On a closer examination though, this is more than mere mimicry. Several generations of South Asians in Hong Kong have been engaged in the same businesses as their forefathers, and this varies from the employment patterns of Indian and South Asian diasporic groups in comparable countries (including Australia). Leung and Erni’s research shows that ethnic businesses in Hong Kong have come to reflect a minoritization of ethnic minorities from the mainstream. At the same time, at the height of the city’s ‘umbrella revolution’ in 2014, some coverage suggested that Hong Kong’s ethnic minority youth also took to the streets in the name of democracy. However, segregation in schools on the basis of ethno-linguistic origin continues, and impacts not only future economic opportunities, but also feelings of belonging.
As I have a chat with my AirBnB host, also a descendant of Indian migrants on the last day of my visit, I am struck by how much he is in awe of Australia. He recalls his days as a hospitality student in the Blue Mountains with such wistfulness that it momentarily makes me forget our own problems with racialization of Indigenous and migrant communities. His reverie is nonetheless useful in helping me think about the contextualised meanings of non-whiteness.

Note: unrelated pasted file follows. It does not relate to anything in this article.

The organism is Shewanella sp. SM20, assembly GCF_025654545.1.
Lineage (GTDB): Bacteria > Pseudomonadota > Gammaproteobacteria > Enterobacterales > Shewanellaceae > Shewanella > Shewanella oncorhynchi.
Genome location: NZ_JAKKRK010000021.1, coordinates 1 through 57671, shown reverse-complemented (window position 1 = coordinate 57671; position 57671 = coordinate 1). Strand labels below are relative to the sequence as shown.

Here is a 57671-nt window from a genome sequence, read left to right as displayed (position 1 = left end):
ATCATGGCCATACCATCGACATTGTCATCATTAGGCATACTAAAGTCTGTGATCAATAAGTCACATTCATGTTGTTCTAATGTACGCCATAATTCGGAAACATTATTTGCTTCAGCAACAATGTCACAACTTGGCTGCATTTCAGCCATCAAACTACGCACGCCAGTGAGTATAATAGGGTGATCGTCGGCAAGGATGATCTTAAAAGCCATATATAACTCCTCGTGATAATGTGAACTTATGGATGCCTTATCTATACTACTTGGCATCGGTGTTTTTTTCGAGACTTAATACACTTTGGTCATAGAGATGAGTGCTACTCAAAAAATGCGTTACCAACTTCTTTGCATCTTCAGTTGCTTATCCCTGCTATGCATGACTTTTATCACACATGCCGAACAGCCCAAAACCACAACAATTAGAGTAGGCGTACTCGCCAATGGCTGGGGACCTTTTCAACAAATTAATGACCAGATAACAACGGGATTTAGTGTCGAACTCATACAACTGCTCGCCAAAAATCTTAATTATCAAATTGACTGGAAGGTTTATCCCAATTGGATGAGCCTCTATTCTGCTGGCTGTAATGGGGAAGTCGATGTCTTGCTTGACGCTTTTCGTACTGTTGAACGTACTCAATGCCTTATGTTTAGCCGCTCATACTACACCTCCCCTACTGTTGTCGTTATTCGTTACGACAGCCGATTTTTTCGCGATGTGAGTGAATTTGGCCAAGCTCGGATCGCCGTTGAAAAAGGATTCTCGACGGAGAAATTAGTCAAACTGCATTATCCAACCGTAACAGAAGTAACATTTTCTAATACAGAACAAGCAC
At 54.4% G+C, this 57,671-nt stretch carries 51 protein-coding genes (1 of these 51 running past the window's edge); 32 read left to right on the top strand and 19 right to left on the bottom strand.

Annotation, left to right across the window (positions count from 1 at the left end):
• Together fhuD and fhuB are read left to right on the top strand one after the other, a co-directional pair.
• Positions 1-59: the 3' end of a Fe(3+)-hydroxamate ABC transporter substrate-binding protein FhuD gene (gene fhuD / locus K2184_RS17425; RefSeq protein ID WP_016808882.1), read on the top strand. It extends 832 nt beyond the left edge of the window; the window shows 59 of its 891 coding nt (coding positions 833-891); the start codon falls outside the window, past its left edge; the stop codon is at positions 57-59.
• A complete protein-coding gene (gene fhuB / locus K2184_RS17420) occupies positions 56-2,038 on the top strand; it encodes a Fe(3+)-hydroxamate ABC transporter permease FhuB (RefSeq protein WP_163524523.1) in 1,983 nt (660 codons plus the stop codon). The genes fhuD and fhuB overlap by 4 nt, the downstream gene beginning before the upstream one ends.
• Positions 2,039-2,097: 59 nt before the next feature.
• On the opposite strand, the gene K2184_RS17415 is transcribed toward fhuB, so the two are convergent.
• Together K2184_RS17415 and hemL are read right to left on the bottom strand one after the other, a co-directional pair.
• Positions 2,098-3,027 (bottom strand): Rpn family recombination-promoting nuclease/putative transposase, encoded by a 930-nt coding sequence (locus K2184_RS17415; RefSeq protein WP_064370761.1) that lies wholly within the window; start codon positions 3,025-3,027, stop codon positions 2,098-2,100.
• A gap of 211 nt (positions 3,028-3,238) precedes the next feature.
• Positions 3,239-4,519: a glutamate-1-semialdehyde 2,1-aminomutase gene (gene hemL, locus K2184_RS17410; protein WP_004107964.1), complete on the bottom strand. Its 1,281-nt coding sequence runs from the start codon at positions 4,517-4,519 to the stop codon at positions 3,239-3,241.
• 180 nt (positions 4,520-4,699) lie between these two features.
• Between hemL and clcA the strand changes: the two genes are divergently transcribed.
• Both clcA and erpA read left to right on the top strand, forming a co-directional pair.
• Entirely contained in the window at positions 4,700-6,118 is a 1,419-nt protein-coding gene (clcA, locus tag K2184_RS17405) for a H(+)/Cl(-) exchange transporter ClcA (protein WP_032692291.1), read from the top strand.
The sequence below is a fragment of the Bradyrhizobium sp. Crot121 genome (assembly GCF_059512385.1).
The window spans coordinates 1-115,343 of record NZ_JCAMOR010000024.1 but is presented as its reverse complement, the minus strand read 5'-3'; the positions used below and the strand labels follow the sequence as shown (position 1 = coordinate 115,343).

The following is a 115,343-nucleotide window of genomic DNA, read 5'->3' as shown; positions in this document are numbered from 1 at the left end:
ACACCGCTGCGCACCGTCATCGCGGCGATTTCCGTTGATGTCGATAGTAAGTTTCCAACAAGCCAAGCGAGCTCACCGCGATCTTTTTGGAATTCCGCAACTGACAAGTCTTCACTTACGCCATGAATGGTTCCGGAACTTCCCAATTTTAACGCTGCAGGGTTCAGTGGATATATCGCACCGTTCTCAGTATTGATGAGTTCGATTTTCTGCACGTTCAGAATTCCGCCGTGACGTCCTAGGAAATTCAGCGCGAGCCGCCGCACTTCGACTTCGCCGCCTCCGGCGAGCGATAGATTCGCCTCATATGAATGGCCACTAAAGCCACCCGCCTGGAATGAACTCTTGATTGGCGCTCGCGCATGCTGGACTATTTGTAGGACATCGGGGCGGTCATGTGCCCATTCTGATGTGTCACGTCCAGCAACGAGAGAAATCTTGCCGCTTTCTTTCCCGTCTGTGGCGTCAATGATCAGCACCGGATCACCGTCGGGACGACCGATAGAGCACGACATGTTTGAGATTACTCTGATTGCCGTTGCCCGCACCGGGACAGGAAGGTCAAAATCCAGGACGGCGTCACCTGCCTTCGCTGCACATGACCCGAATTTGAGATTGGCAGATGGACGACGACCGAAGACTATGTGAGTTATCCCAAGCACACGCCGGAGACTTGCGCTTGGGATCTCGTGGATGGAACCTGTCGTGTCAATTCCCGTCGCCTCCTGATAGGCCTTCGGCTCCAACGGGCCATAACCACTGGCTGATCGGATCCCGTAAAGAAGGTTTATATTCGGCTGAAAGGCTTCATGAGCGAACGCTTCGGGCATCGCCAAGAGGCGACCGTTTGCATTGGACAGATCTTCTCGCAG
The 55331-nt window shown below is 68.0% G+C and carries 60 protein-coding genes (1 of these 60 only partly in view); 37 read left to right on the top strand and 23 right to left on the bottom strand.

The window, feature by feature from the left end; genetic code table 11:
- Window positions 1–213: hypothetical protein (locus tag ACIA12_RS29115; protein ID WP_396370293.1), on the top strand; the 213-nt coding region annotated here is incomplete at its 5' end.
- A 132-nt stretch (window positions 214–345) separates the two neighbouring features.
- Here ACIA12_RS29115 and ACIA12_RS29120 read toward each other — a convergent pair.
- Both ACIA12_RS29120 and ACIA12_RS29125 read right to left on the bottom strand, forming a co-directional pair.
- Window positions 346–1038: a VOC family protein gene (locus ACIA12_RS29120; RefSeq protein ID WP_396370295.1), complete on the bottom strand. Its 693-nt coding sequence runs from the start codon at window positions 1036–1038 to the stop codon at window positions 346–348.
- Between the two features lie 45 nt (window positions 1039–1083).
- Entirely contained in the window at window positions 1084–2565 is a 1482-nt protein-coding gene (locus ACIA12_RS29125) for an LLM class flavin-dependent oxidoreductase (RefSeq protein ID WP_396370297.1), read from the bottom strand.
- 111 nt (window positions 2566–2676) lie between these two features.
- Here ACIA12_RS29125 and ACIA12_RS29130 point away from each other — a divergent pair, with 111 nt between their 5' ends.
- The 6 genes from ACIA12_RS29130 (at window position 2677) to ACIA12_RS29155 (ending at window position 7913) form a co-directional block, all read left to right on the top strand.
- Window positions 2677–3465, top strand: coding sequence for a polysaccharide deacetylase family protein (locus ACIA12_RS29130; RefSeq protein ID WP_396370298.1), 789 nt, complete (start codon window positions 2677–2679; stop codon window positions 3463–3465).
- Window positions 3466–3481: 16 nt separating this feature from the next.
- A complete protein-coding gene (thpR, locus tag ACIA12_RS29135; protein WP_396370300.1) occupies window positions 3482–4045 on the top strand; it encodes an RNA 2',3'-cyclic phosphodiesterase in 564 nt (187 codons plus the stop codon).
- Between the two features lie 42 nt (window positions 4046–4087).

While whiteness may have becomes a universal signifier of sorts, especially when travelling in the Global South, can we say the same about brownness, blackness, or even yellowness? In my case, especially when travelling on my own, questions about my ethnicity and how it is perceived vary greatly and often depend on the dominant culture’s discourse. While this discourse may be inflected by whiteness and/or colonial hierarchies, as is the case in Hong Kong, it is also a locally-bred phenomenon. Given this, we need to find a language to critique the racism of any dominant culture without subjecting the members of that culture who happen to be minorities in other contexts to the same racialised discourse. This would entail developing a practice-based understanding of intersectionality that universalizes and particularizes experiences and identities with care.
We may be inevitably South Asian by descent, but this should not be a barrier to belonging in an affective and political sense to other places where we live, study, work, and socialize. In other words, we can be more by consent, and this is a right sometimes implicitly withheld.
By Jasmeet Kaur Sahi